Sunday, May 24, 2009

Linda's log line

Linda says:
Here are my two. You are welcome to use my name. In my case, Monster Mash is very appropriate!

1. When a celebrity assassin discovers the existence of a deadly weapon from the past, he has to dodge magic, B-movie monsters, and paparazzi to stop an assassination.

2. When a celebrity assassin discovers a map painted in magic in a painting, he is plunged into a desperate search for a weapon that could destroy his country.

Thank you very much for posting the original list. J It turned out that thinking about a couple of the elements helped me figure out a better ending for the book.

Linda Adams

Well, I'm obviously a sucker for odd things, but I immediately perked up with the first one because it had B-movie monsters and papparazzi. The second is serviceable but didn't fire any jets for me.

The term "celebrity assassin" was confusing-- that's one of those glitches in English, where you're not sure whether the first is a modifier (a famous assassin), or part of the noun (an assassin of celebrities). Either way, the question is-- if he's an assassin, why would he work so hard to prevent an assassination? I'm assuming he has a reason. So why not say? stop the assassination of his favorite porn star? to stop the assassination of the movie producer who expressed interest in his screenplay? The goal needs motivation. Why does he want to accomplish this?

The second one has more motivation (though fewer Alicia-inciting buzzwords)-- this weapon is going to destroy his country. (By assassinating someone? Who?) Actually, though the stakes are clearly higher-- destruction of a country vs. an assassination-- killing a person FEELS more stakey than ho-hum, another country destroyed (it's actually very, very hard to destroy a country, after all, and takes so long). Maybe if you make it clear who is to be assassinated, you can give a sense of the danger to the country?

Experiment, and let's see. :)



Riley Murphy said...

Hmmm....I took this a different way. I kind of got the idea that the assassin was a celebrity. Like, Hugh Jackman by day and assassin by night - type of a deal...but as Alicia points out it needs to be a little clearer. Makes for an interesting premise though, a celebrity assassin would have a hard time getting away with taking out the bad guys if the papparazzi were always following him. Dodging B movie monsters makes me think of Scooby Doo:)...regardless of who the assassin is, I would probably change the phrase: stop an assassination to stop a plot to: kill (whomever)or destroy (whatever), instead.

Anonymous said...

Celebrity assassin? That makes no sense. In the first line you use assassin and assassination and in the second you use painted and painting. It just sounds wrong.

Murphy, is everything a good premise to you?

em said...

I like the premise as well:). I just think that it needs to be clearer about the assassin part. Is Murph, right about a celebrity secretly hiding his career as an assassin?

Anonymous said...

** Is Murph, right about a celebrity secretly hiding his career as an assassin? **

Everyone knows he's an assassin and part of an order of assassins. But the order has been deemed as irrevelent by modern society, believing there is no longer a need for them (magic no longer exists). No one believes he's actually killed anyone (in this case, people who have picked up cursed magic objects and have turned into monsters).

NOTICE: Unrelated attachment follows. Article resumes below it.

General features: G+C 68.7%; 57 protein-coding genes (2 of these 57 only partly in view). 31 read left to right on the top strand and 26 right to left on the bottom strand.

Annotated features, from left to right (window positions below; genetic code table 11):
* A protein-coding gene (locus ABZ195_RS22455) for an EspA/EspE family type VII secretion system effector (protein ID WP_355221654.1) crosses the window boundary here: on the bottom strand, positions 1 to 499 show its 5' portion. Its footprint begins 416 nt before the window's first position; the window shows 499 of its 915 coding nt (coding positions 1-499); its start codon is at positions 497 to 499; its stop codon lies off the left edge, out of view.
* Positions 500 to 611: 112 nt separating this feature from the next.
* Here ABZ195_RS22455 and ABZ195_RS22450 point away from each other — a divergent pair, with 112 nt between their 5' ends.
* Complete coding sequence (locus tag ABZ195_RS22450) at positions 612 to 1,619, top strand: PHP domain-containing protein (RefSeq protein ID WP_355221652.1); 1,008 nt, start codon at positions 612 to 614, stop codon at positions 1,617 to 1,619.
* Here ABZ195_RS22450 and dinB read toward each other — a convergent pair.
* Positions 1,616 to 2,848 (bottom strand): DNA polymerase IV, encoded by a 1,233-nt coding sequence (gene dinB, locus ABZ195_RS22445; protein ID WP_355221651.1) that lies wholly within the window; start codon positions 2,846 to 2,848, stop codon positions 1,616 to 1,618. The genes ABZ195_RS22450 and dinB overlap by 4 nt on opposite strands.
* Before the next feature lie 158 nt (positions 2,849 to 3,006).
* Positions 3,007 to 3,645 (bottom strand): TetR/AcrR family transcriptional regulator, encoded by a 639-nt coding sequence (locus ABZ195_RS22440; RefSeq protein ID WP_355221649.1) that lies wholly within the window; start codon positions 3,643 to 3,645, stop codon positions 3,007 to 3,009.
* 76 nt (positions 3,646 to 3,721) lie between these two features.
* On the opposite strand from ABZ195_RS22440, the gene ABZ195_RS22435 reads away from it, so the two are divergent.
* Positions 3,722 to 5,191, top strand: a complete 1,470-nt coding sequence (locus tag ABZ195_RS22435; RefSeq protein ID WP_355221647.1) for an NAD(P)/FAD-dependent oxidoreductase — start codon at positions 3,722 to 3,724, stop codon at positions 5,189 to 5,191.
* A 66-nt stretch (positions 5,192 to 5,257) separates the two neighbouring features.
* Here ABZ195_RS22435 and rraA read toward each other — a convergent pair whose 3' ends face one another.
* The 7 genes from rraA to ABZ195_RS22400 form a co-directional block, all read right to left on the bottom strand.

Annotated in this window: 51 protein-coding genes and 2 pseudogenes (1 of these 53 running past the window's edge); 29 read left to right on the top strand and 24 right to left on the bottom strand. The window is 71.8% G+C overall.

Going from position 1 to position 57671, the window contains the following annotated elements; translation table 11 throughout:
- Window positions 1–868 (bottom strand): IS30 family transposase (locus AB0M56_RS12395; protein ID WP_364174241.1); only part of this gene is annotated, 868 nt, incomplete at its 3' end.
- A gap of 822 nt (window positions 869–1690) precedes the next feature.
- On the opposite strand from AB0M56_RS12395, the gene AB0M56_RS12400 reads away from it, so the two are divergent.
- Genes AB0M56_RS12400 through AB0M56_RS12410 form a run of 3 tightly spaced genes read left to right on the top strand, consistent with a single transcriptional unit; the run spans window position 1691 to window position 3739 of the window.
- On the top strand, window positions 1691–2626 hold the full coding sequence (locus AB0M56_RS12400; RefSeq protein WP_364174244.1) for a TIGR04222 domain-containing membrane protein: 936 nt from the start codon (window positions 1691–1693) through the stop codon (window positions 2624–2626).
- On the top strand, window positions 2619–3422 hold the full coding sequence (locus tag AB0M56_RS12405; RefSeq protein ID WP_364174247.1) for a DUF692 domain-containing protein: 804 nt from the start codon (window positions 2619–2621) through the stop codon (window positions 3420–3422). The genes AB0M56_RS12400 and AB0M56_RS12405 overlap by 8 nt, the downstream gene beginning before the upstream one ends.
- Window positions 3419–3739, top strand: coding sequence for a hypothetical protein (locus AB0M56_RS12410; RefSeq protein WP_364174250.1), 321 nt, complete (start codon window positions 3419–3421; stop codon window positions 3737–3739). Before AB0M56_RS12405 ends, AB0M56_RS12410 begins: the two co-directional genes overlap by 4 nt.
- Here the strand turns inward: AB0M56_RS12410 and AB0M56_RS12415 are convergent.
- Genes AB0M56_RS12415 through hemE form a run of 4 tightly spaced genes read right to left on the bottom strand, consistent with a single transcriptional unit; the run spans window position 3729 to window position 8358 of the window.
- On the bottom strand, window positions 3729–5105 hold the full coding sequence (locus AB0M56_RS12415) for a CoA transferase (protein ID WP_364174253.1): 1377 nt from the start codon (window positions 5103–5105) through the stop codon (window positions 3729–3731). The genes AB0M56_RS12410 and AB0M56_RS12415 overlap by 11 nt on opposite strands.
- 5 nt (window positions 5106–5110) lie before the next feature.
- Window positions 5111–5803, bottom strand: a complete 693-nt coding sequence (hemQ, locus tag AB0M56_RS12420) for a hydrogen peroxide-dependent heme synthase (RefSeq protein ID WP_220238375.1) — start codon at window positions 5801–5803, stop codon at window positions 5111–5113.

But they're quite happy to believe that he's having an affair with the Empress. It's made him a celebrity--people ask him for his autograph; have fan clubs for him; write blogs about him; and he is attacked by fans. He's least likely to be an assassin in the eyes of the public and is viewed as a fluffball, and yet, he's on the front lines of monster bashing.

Riley Murphy said...

Okay, totally not what I was thinking:) (I love surprises) - although the mention of magic did have me wondering. So, question. Could you say the Empress’s celebrated assassin? That way it would be understood immediately, that there are (have been) other assassins and this is not only acceptable in the world you are writing about but, maybe it’s even a prestigious thing as well? Maybe adding the ‘Empress’ tag would highlight why he is a celebrity as opposed to the others of the defunct order.

When the Empress’s celebrated (or celebrity) assassin discovers the existence of a deadly weapon from the past, he must dodge ancient magic, B-movie monsters, and the paparazzi to recover it before it's used to destroy his country.

Linda: What a great PREMISE! The best of luck with it.

Hey Anon, **waves**:D

Unknown said...

I do like how Murph, mixed the two - but is there anyway to get the painting with map in this?

After the Empress's celebrity assassin discovers a deadly weapon from the past hidden in the brush strokes of a painting, he must
dodge magic, B-movie monsters, the paparazzi and recover it, before its used to destroy his country.

Riley Murphy said...

I liked the part about the painting - but I REALLY liked the b-movie and paparazzi inclusion as these words give you such a great visual. It's all good stuff but I can appreciate where Linda is trying to keep it simple and clean.

Elizabeth said...

I'm not sure you can fit this into the logline, but I'd like to know more about how this deadly weapon is going to destroy his country. In part this is because "deadly weapon" strikes me as a weak cliche (what's the point of a weapon if not to be deadly?) and I'm wondering if there's a more specific phrase you can use without taking up more space or adding confusion.